• While the Administration recently announced an “accommodation” designed to diffuse the political controversy, many faith-based groups have found it insufficient.  Moreover, press outlets from the New York Times to the Washington Post have expressed strong skepticism that even this half-measure could be implemented successfully.
  • Additional background information on the religious liberty issue can be found in a Policy Brief available here.

Arguments in Favor:

  • This amendment restores the conscience protections provided to all Americans for the past 220 years, before Obamacare imposed an unprecedented federal mandate on religious-affiliated organizations to provide services that violate the tenets of their faith.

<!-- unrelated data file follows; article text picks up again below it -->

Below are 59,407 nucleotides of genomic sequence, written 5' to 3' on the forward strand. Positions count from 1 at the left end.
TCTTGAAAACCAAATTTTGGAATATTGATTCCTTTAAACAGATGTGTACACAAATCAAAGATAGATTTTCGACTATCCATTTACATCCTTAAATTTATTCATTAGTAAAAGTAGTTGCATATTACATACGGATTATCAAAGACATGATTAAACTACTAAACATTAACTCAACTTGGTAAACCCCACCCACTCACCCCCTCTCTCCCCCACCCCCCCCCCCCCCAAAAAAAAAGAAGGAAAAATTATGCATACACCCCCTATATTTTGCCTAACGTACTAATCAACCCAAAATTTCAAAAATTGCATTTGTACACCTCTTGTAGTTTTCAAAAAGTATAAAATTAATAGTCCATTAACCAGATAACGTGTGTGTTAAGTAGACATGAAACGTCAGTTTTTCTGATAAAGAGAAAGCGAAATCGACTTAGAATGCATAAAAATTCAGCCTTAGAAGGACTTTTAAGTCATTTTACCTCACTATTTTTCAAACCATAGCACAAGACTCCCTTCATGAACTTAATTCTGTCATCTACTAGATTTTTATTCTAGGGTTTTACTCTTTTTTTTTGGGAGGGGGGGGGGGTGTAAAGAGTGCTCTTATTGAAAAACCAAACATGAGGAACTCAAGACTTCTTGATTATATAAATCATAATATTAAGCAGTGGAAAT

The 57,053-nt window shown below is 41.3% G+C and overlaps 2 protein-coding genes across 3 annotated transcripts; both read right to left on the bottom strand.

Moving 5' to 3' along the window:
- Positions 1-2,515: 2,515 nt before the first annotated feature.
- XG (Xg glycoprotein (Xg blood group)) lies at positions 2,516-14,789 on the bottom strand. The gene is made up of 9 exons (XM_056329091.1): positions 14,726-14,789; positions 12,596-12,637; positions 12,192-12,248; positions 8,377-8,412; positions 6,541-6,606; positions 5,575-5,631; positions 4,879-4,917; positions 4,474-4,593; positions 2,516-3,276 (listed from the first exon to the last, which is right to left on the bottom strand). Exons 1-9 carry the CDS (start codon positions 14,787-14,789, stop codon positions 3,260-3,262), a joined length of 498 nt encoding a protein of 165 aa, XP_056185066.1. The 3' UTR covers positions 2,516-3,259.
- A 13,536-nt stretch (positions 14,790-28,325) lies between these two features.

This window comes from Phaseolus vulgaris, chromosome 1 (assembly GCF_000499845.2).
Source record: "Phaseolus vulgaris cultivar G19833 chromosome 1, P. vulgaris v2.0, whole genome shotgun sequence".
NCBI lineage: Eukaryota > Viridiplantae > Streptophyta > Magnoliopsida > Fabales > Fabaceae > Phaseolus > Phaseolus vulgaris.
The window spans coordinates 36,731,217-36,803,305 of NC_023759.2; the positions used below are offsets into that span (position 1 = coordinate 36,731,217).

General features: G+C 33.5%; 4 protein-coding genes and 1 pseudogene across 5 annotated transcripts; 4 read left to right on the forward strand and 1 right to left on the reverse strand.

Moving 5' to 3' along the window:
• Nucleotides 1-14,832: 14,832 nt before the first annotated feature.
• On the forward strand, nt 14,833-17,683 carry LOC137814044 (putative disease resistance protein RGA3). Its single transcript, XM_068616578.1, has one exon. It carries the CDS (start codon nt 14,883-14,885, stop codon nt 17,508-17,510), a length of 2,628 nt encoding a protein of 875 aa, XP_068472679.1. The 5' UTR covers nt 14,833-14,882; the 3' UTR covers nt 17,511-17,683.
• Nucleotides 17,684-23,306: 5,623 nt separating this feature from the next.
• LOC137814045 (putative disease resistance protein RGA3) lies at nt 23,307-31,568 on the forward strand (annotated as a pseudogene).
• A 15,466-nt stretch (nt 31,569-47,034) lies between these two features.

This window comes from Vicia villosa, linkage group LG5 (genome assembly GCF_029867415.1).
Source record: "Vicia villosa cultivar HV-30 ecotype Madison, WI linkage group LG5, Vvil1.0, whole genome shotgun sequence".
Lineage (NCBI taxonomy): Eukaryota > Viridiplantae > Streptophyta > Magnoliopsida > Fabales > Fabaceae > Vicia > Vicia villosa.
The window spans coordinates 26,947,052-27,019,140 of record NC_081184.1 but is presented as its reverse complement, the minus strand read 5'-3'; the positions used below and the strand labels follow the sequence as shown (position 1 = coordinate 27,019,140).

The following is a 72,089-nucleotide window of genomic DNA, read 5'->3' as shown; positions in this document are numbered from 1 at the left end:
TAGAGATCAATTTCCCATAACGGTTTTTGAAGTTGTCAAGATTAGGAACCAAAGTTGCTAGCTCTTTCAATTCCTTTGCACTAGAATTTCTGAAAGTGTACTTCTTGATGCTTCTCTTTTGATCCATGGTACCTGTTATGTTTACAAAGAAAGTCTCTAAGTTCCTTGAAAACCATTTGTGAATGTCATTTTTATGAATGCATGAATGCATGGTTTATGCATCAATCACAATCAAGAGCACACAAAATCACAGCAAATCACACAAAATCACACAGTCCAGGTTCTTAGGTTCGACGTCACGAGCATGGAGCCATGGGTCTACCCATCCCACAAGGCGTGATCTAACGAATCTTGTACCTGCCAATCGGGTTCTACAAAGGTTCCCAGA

• Religious institutions and individuals should not be forced to choose between violating the law and violating their faith; this amendment would restore that balance.
  • This amendment does NOT impact any law, federal or state, other than the President’s unpopular 2700-page health care measure.
  • This amendment would NOT impede access to contraception, which would remain widely available.  However, passage of this amendment would ensure that all Americans would not be forced to choose between compliance with a government mandate and adherence to their personal religious beliefs.

Summary of President’s Budget Proposals

Overall, the budget: